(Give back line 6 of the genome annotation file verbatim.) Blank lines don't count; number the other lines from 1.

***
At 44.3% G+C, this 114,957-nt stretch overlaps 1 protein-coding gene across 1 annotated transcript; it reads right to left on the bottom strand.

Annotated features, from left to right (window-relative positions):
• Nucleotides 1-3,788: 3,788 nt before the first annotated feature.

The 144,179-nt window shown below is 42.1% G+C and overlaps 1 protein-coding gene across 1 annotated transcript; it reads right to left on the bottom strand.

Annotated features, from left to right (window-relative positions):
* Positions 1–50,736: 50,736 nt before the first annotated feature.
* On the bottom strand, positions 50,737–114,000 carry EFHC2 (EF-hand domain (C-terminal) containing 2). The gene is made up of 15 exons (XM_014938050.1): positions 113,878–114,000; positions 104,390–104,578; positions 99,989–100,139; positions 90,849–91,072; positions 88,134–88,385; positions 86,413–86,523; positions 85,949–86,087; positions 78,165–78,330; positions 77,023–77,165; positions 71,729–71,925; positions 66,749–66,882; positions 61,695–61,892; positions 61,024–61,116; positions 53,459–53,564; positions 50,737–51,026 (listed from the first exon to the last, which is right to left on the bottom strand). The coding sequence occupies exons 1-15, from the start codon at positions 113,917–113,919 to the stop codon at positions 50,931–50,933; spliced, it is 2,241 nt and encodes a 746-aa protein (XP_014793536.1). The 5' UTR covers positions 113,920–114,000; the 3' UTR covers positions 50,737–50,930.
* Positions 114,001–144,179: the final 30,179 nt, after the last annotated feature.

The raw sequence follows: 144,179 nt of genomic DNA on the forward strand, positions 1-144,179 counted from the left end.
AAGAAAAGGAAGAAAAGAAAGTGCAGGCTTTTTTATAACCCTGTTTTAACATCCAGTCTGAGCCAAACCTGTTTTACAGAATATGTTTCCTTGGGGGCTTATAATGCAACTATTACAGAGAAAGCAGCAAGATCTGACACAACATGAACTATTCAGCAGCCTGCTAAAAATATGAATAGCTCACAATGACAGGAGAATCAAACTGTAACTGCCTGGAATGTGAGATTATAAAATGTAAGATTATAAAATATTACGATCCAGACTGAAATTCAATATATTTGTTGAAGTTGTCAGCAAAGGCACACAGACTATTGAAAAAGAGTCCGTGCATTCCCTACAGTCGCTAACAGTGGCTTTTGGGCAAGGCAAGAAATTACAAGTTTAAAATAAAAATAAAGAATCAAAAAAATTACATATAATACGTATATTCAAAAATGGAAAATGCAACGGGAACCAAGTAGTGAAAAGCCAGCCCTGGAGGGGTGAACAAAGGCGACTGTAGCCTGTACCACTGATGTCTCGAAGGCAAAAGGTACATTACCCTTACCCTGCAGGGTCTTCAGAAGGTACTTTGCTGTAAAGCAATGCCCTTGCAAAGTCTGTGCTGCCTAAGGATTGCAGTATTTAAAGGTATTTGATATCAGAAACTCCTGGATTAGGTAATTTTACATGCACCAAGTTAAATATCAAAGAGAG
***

* Positions 1–50,736: 50,736 nt before the first annotated feature.